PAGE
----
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The Great Australian Bight

Written by Lara Al Amri

In recent weeks there has been news of a Norwegian energy company Equinor wanting to drill in the Great Australian Bight. They released the draft environmental plan for an exploration well around 370Km off the South Australian Coast, claiming the project could be done “safely”.

Many environmental activists and groups are highly against it, saying “too risky” and it will be “absolutely catastrophic” as there are fragile ecosystems and there is a risk of an oil leak.

The great Australian Bight is one of a kind and also has immense economic value as it is estimated to earn $10 Billion dollars each year from fishing and tourism for the Australian economy. As it is home to thriving seaside communities, whale sanctuaries and undersea creatures that live in the Great Southern Reef. 85% of Great Australian Bight marine life are found nowhere else on Earth. There are even more unique species then the Great Barrier Reef. The endangered Australian sea lion breeds on small islands in the Bight and nowhere else. Sharing the Bight are countless animal communities, such as the critically endangered Southern Bluefin Tuna, great white sharks, albatross, turtles and seahorses.

Where do they plan to drill?

Proposed well, Stromlo-1, is in licence area EPP 39, which is 372 km south of the closest southern coastline and 476 km west of Port Lincoln.

Equinor says that “many people don’t realise there have already been 13 wells drilled in the Great Australian Bight” but why do we need a 14th one to be drilled?

Even though Equinor released their draft, the first thing you notice when you look at the plan is that they try and hide the most confronting images. Maps that show how far an oil spill could reach are hidden in the appendices

Wilderness Society South Australian Director Peter Owens agreed. Mr Owens said modelling had shown that a well blowout in the Great Australian Bight could impact anywhere along all of Southern Australia's coast, from Western Australia, through SA and Victoria, Bass Strait and north to NSW. He said a spill could hit Adelaide in 20 days and could reach Port Lincoln and Kangaroo Island in 15 days.

"It's totally irresponsible to be risking the Bight and a liveable climate for our children when the stakes are so high," Mr Owens said. But the Australian Petroleum Production and Exploration Association said the maps like these detail an absolute worst-case scenario.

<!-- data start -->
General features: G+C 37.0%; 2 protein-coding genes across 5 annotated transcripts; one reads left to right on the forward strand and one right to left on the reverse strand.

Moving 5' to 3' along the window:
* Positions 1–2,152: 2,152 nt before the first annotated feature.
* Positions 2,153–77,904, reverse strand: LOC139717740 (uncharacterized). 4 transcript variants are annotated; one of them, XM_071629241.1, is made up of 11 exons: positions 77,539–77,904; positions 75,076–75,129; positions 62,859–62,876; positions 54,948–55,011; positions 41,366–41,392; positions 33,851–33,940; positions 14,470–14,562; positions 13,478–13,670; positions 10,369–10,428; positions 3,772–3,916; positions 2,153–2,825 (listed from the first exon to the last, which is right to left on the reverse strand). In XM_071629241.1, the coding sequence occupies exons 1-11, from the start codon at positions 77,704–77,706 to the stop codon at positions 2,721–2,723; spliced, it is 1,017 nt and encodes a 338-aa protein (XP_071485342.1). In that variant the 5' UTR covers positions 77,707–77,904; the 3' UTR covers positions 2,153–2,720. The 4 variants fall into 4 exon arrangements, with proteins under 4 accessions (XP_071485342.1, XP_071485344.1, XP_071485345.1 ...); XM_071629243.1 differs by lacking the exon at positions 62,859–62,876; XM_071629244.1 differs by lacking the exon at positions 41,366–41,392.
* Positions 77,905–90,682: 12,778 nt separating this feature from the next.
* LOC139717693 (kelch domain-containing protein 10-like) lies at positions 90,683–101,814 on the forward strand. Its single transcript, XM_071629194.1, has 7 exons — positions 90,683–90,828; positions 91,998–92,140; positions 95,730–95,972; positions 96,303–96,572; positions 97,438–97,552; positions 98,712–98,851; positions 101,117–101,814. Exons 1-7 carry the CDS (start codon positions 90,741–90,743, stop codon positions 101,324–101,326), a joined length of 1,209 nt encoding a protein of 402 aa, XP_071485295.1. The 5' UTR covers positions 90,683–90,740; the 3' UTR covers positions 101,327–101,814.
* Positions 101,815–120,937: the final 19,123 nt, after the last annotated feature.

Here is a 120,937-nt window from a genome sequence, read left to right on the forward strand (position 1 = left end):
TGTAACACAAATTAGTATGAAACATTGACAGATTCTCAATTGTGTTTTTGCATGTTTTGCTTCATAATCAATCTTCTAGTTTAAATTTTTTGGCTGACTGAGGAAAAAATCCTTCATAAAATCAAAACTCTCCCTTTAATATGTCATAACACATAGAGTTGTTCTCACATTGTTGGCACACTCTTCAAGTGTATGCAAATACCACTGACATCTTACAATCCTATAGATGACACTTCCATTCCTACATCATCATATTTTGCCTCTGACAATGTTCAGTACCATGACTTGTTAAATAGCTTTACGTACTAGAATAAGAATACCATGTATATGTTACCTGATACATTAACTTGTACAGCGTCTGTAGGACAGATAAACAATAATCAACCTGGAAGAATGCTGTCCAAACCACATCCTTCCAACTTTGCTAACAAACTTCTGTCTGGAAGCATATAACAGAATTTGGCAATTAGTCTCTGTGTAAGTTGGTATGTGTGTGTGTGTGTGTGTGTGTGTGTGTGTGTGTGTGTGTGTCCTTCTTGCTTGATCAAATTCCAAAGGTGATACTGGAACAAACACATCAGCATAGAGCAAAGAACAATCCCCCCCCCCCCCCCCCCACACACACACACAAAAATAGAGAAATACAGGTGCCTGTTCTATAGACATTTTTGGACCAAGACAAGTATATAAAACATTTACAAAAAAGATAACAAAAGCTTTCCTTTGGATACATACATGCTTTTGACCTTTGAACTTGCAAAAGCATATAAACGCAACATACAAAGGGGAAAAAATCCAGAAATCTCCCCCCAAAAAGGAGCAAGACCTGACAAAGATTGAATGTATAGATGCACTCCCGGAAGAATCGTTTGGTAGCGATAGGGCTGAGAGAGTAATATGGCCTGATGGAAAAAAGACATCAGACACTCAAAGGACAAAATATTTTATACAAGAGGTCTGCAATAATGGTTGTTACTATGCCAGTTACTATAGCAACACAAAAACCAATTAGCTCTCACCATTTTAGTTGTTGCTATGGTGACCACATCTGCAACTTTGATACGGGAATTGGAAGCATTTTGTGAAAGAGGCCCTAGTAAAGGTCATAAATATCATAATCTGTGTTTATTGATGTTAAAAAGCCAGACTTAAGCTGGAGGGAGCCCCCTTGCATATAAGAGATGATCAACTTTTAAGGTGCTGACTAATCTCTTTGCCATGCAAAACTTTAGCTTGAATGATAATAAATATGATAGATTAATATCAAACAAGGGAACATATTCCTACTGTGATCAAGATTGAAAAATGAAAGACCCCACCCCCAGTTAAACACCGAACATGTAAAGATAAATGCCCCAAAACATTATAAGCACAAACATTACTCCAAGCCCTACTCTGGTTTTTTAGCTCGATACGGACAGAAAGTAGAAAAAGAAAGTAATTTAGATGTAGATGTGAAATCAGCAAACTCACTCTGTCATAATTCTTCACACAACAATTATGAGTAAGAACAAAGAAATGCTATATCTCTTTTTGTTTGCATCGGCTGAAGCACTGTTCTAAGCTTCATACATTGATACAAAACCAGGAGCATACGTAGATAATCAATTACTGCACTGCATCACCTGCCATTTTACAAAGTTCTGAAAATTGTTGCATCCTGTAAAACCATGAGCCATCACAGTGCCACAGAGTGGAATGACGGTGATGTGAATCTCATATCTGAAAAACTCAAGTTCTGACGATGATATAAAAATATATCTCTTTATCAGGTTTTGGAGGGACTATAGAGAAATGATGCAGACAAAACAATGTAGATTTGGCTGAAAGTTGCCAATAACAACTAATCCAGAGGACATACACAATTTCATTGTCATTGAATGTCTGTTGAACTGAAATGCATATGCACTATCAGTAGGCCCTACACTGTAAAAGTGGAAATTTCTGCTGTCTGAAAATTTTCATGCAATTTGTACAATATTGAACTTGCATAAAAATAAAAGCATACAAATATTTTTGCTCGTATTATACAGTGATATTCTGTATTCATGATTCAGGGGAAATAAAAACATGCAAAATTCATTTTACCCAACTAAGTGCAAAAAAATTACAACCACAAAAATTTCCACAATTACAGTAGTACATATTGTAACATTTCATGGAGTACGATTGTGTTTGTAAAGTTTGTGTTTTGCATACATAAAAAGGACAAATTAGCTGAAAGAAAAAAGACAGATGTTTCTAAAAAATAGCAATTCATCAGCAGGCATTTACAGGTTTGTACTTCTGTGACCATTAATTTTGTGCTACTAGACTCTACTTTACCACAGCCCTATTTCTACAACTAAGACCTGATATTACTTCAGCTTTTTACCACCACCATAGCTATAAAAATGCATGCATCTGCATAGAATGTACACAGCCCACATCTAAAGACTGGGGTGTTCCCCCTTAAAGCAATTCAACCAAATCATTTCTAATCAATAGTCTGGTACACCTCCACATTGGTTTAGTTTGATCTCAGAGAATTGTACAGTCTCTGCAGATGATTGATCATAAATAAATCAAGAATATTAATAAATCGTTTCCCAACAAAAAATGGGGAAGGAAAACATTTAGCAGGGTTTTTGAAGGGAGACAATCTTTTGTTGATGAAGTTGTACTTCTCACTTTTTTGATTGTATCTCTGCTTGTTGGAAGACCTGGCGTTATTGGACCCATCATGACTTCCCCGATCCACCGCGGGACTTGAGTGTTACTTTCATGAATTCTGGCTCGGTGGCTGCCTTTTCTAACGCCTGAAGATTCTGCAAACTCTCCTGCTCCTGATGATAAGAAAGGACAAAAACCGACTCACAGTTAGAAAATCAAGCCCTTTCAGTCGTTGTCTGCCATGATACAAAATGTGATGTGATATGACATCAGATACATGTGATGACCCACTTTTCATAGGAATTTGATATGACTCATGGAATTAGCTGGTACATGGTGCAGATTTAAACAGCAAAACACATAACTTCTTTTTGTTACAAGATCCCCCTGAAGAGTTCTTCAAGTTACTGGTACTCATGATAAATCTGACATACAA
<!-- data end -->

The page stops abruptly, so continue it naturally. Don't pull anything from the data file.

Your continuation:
Equinor says that spills are rare but "the risks associated with drilling exploration wells far offshore are lower because any oil spilled would undergo weeks to months of weathering at sea, during which time its toxicity would be greatly reduced, before reaching sensitive coastal areas". Equinor also added it would also use preventative barriers to minimise the risk of an oil spill and, in the event of a spill, would use multiple layers of well intervention to stop the flow. It would also employ a range of measures to minimise environmental consequences, including the use of dispersants and the mechanical containment and recovery of any oil. It said drilling could start in the summer of 2020/2021. Although the company says a capping stack to block a leak would be kept in Singapore and not on sight, taking 15 days to be transported from Singapore, that means oil flowing freely into the ocean for 15 days.

The Great Australian Bight has immense economic value to Australia and is home to a range of biodiversity. As it is Australia’s Whale nursery and it likely has the highest concentration of dolphins anywhere in the world. And all the way through the Great Australian Bight runs a reef system that supports billions of dollars in fishing and tourism. It has been said that an oil spill would be absolutely catastrophic as it could have long-lasting effects and will possibly cost jobs and would certainly reduce the biodiversity in that area.

Equinor asked the question “is there oil in the Great Australian Bight?” and their answer was “possibly”. Why risk something so unique and precious for oil we do not need? Shouldn’t we be moving towards more sustainable energy?

Equinor has given the public a comment period. For 30 days from Feburary 19th to March 20th 2019, their draft environmental plan will be open for public comment. All submissions must be made directly to the regulator, NOPSEMA, via the link below. they will consider all comments before updating to the Environmental plan and submitting it to the regulator, National offshore Petroleum safety and NOPSEMA for assessment.


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